To Pimp a Butterfly singles "Alright" and "These Walls" earned Lamar three more GRAMMYs that night, the former winning Best Rap Performance and Best Rap Song and the latter taking Best Rap/Sung Collaboration (the song features Bilal, Anna Wise and Thundercat). He also won Best Music Video for the remix of Taylor Swift's "Bad Blood."
Watch Lamar's full acceptance speech above, and check back at GRAMMY.com every Friday for more GRAMMY Rewind episodes.
Photo: Amy Sussman/Getty Images for The Recording Academy
5 Memorable Highlights From "A GRAMMY Salute To The Beach Boys": Weezer, St. Vincent, John Legend & More
Drawing generation-spanning connections, "A GRAMMY Salute To The Beach Boys," which rebroadcasts Monday, May 29, at 9 p.m. ET/PT on CBS and is available on demand on Paramount+, was a world-class tribute to America's Band. Here are five highlights.
Updated Monday, May 22, to include information about the re-air date for "A GRAMMY Salute To The Beach Boys."
"A GRAMMY Salute To The Beach Boys" will re-air on Monday, May 29, at 9 p.m. ET/PT on the CBS Television Network, and will be available to stream live and on demand on Paramount+.
That's a wrap on "A GRAMMY Salute To The Beach Boys," an emotional, star-studded toast to America's Band — as the core lineup of the legendary group bore witness from a balcony.
From its heartfelt speeches and remarks to performances by John Legend, Brandi Carlile, Beck, Fall Out Boy, Mumford & Sons, LeAnn Rimes, St. Vincent, Weezer, and other heavy hitters, "A GRAMMY Salute To The Beach Boys" served as a towering monument to these leading lights on the occasion of their 60th anniversary.
If you missed the CBS telecast, never fear: the thrilling special is rebroadcasting on Monday, May 29, at 9 p.m. ET/PT on the CBS Television Network, and will be available to stream on demand on Paramount+.
Below are some highlights from the Beach Boys' big night.
Weezer Gave "California Girls" A Shot In The Arm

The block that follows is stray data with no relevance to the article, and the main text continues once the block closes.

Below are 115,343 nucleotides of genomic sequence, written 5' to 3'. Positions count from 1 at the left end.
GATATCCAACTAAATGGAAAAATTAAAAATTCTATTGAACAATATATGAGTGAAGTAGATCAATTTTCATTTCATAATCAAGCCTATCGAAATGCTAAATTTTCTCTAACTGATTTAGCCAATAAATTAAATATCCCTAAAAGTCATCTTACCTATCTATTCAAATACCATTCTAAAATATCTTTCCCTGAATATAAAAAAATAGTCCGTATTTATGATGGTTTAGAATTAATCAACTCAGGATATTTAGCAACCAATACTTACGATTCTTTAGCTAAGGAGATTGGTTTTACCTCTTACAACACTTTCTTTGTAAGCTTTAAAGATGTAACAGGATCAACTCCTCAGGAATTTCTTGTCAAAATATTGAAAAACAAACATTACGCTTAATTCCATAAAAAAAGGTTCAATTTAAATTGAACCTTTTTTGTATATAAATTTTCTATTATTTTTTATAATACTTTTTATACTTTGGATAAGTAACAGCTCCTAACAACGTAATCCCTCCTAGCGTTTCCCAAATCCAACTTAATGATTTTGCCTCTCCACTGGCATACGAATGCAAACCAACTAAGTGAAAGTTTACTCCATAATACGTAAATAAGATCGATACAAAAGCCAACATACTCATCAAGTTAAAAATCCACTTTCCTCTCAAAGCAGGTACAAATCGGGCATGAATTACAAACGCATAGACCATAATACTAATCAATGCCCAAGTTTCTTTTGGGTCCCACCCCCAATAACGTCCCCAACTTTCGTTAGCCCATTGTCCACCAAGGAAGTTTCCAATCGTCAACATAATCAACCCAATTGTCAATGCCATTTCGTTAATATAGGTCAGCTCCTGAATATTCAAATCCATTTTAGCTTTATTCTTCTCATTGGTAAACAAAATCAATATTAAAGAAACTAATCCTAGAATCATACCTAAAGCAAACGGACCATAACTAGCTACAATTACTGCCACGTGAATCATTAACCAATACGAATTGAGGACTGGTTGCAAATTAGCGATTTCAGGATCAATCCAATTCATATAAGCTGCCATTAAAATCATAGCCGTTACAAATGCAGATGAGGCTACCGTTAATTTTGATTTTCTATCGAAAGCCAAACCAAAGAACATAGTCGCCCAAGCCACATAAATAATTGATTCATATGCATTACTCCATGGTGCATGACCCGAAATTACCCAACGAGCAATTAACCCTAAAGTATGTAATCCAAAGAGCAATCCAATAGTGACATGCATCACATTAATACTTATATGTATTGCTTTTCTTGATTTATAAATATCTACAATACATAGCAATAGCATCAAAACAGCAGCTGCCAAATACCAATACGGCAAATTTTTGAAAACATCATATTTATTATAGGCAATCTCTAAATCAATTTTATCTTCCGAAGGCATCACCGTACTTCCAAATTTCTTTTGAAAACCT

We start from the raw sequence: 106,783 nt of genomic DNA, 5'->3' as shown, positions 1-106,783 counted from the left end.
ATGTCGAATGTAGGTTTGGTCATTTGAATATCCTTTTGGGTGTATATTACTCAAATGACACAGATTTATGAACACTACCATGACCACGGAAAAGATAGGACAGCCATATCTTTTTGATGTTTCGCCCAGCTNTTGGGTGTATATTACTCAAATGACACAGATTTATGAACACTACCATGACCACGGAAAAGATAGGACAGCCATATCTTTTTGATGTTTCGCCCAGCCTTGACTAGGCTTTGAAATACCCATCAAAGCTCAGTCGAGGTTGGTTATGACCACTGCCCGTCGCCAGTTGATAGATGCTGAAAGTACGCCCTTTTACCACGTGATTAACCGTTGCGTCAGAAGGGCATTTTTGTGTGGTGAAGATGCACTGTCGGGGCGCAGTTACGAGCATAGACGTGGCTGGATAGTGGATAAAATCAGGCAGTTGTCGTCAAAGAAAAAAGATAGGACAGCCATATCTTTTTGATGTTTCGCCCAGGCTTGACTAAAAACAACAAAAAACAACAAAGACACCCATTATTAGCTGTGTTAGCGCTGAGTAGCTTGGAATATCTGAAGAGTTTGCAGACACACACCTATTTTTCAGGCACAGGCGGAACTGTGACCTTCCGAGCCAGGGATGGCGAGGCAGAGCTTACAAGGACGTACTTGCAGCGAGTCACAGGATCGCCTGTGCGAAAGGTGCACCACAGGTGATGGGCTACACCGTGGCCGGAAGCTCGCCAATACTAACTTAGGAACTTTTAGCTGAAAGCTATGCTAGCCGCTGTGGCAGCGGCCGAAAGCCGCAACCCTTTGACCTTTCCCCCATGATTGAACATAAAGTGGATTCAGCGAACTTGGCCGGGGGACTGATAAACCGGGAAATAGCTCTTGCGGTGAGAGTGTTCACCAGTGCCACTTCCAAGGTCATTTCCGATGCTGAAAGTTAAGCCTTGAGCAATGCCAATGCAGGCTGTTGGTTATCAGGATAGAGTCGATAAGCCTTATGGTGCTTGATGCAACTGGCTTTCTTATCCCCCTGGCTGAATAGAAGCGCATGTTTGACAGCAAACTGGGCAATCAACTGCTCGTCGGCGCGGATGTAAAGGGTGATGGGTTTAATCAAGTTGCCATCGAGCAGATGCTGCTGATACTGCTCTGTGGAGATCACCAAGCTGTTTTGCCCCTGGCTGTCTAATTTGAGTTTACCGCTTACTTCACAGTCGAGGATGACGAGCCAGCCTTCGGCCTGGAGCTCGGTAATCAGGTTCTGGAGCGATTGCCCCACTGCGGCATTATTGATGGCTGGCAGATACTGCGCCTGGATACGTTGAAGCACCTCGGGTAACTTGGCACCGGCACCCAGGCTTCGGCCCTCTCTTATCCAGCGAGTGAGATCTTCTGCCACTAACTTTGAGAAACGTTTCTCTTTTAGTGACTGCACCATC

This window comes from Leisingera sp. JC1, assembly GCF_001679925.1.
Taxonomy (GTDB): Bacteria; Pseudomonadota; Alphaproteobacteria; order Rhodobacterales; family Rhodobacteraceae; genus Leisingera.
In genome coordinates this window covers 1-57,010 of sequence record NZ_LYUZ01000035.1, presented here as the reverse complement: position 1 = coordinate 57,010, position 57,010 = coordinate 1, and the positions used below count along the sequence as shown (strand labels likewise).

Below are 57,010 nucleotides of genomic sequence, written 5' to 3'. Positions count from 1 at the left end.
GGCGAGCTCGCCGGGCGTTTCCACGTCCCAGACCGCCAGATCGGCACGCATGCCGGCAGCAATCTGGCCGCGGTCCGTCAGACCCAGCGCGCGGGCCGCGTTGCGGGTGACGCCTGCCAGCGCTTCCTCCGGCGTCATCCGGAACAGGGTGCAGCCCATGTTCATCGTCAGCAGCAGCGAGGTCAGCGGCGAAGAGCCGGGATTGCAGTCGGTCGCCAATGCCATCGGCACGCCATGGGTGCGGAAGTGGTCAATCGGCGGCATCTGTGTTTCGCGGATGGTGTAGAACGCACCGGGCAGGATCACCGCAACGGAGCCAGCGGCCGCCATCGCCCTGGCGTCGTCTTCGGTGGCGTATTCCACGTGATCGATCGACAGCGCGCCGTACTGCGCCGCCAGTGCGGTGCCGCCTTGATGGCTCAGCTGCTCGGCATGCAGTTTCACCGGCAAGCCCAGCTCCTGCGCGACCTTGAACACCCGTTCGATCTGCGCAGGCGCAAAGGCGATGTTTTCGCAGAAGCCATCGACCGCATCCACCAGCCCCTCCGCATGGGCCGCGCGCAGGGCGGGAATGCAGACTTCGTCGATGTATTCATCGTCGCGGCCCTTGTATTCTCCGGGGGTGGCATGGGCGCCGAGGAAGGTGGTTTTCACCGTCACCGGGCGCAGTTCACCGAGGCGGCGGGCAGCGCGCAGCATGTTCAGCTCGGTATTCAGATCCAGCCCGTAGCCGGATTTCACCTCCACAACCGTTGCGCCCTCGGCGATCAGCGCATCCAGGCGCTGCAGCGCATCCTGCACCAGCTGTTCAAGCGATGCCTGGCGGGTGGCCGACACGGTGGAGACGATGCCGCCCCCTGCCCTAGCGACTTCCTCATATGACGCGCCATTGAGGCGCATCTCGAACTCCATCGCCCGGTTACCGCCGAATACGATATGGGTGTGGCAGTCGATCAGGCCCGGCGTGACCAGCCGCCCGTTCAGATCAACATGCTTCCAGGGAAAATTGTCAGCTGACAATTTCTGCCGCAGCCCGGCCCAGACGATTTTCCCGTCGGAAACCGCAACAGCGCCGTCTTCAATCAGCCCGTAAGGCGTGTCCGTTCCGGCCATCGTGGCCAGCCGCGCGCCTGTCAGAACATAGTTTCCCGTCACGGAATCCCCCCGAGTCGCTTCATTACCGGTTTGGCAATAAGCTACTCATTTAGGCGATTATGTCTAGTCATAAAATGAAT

The Weez was a natural choice for a Beach Boys bash — the GRAMMY winners have worn that influence on their sleeve throughout their career — from the harmony-stuffed Blue Album. to their love letter to the West Coast, the White Album.
And while Fall Out Boy's transmutation of "Do You Wanna Dance" into supercharged pop-punk was a joy, Weezer's version of "California Girls" was satisfying in a different way.
Therein, frontman Rivers Cuomo threaded his chunky power chords into the familiar arrangement masterfully. His head-turning, song-flipping guitar work in the outro was also gracefully executed.
John Legend Sang A Commanding "Sail On Sailor"
The rocking-and-rolling "Sail On Sailor" leads off the Beach Boys' deeply underrated 1973 album Holland. On that cut, the lead vocal isn't taken by an original member, but one of their two South African additions at the time: the brilliant Blondie Chaplin.
Fifty years ago, Chaplin channeled the stouthearted tune through his punchy midrange; John Legend possesses a similar one. In his hustling, wolfish performance at the piano, the 12-time GRAMMY winner gave this dark-horse Beach Boys classic the gusto it deserves.
Brandi Carlile Stunned With A Capella "In My Room" Verse
Nine-time GRAMMY winner Brandi Carlile is an eminent and versatile creative force; it's easy to imagine her nailing almost any song in the Beach Boys’ catalog — even the weird ones.
That said, this was more or less a night of hits — so Carlile took "In My Room" head on, and the results were spectacular. Even better was when the backing band dropped out for a verse, highlighting the song's proto-Pet Sounds solitude and introspection.
"Now it's dark/And I'm alone, but/I won't be afraid," Carlile sang, only joined by two harmonists. Mostly unadorned, she radiated a sense of inner strength.
Norah Jones Gorgeously Pared Back "The Warmth Of The Sun"
"The Warmth of the Sun" has always been a fan favorite for its radiant vocal interplay, but Norah Jones proved it's just as powerful with one voice front and center.